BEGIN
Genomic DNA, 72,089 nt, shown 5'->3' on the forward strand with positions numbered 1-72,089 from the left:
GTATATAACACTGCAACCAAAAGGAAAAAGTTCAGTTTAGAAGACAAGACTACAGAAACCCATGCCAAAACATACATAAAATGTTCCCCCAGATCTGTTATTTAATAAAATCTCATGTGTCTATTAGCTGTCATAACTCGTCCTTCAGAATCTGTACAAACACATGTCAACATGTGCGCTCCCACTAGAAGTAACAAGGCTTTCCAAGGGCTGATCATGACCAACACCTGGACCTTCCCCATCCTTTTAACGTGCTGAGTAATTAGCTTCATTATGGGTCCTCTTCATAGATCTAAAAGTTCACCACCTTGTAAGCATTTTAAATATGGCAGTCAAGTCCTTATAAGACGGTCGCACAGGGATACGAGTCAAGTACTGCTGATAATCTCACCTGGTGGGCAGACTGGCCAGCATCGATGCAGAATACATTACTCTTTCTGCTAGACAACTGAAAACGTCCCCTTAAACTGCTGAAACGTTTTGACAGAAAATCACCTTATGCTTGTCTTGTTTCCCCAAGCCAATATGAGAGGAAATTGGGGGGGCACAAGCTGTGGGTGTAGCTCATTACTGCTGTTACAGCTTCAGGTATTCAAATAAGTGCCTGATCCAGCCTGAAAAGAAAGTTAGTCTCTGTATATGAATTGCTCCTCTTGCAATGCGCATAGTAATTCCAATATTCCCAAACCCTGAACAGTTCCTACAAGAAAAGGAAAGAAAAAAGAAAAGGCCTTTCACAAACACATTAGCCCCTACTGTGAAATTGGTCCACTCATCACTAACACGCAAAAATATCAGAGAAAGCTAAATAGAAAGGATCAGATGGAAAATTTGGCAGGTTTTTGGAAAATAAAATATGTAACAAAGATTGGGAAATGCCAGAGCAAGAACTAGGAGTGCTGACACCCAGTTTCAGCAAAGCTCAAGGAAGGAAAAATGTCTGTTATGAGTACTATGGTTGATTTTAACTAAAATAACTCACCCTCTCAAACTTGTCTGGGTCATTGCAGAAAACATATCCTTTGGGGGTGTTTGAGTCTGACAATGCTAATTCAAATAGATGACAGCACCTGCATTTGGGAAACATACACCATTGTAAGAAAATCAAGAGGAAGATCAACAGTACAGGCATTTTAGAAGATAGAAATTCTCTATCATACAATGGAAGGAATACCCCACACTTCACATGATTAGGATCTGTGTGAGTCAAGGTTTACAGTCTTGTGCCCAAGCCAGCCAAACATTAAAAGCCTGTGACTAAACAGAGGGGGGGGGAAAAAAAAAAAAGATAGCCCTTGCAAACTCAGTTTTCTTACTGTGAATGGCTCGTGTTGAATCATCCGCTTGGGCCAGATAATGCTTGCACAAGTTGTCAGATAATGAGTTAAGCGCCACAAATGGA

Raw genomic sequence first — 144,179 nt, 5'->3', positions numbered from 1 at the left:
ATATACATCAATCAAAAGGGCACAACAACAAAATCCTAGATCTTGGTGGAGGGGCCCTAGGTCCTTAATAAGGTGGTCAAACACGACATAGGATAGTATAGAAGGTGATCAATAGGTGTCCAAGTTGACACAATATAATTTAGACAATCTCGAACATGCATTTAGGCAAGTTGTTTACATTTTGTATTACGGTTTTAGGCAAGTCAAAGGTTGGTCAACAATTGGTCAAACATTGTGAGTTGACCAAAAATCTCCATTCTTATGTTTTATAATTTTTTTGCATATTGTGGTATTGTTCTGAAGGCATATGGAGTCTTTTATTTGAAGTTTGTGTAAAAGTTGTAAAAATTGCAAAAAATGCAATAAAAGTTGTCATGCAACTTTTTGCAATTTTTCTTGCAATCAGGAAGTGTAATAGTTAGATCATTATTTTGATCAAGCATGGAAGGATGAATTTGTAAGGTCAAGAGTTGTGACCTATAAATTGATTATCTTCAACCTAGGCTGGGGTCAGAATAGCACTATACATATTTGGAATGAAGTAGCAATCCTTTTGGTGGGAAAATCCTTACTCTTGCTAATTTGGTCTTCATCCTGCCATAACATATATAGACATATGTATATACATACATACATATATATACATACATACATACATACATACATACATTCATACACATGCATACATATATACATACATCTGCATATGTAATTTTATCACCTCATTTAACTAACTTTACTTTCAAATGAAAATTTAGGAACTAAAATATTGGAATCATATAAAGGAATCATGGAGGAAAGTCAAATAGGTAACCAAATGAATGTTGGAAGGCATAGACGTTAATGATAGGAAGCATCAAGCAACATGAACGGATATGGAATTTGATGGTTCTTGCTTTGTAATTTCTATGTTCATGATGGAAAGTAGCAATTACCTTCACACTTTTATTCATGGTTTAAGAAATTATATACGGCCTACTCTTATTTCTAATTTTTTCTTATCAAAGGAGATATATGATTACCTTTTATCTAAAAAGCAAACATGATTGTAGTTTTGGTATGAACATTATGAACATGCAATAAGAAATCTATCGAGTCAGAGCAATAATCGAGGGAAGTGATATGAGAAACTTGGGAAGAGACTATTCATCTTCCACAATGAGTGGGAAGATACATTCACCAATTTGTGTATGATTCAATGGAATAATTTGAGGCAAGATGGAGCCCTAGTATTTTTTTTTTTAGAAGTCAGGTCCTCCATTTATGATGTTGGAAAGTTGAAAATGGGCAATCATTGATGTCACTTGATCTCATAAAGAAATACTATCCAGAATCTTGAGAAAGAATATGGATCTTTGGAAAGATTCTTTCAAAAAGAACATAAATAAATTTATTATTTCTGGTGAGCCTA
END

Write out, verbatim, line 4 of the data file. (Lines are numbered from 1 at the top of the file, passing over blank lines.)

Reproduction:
ATATACATCAATCAAAAGGGCACAACAACAAAATCCTAGATCTTGGTGGAGGGGCCCTAGGTCCTTAATAAGGTGGTCAAACACGACATAGGATAGTATAGAAGGTGATCAATAGGTGTCCAAGTTGACACAATATAATTTAGACAATCTCGAACATGCATTTAGGCAAGTTGTTTACATTTTGTATTACGGTTTTAGGCAAGTCAAAGGTTGGTCAACAATTGGTCAAACATTGTGAGTTGACCAAAAATCTCCATTCTTATGTTTTATAATTTTTTTGCATATTGTGGTATTGTTCTGAAGGCATATGGAGTCTTTTATTTGAAGTTTGTGTAAAAGTTGTAAAAATTGCAAAAAATGCAATAAAAGTTGTCATGCAACTTTTTGCAATTTTTCTTGCAATCAGGAAGTGTAATAGTTAGATCATTATTTTGATCAAGCATGGAAGGATGAATTTGTAAGGTCAAGAGTTGTGACCTATAAATTGATTATCTTCAACCTAGGCTGGGGTCAGAATAGCACTATACATATTTGGAATGAAGTAGCAATCCTTTTGGTGGGAAAATCCTTACTCTTGCTAATTTGGTCTTCATCCTGCCATAACATATATAGACATATGTATATACATACATACATATATATACATACATACATACATACATACATACATTCATACACATGCATACATATATACATACATCTGCATATGTAATTTTATCACCTCATTTAACTAACTTTACTTTCAAATGAAAATTTAGGAACTAAAATATTGGAATCATATAAAGGAATCATGGAGGAAAGTCAAATAGGTAACCAAATGAATGTTGGAAGGCATAGACGTTAATGATAGGAAGCATCAAGCAACATGAACGGATATGGAATTTGATGGTTCTTGCTTTGTAATTTCTATGTTCATGATGGAAAGTAGCAATTACCTTCACACTTTTATTCATGGTTTAAGAAATTATATACGGCCTACTCTTATTTCTAATTTTTTCTTATCAAAGGAGATATATGATTACCTTTTATCTAAAAAGCAAACATGATTGTAGTTTTGGTATGAACATTATGAACATGCAATAAGAAATCTATCGAGTCAGAGCAATAATCGAGGGAAGTGATATGAGAAACTTGGGAAGAGACTATTCATCTTCCACAATGAGTGGGAAGATACATTCACCAATTTGTGTATGATTCAATGGAATAATTTGAGGCAAGATGGAGCCCTAGTATTTTTTTTTTTAGAAGTCAGGTCCTCCATTTATGATGTTGGAAAGTTGAAAATGGGCAATCATTGATGTCACTTGATCTCATAAAGAAATACTATCCAGAATCTTGAGAAAGAATATGGATCTTTGGAAAGATTCTTTCAAAAAGAACATAAATAAATTTATTATTTCTGGTGAGCCTA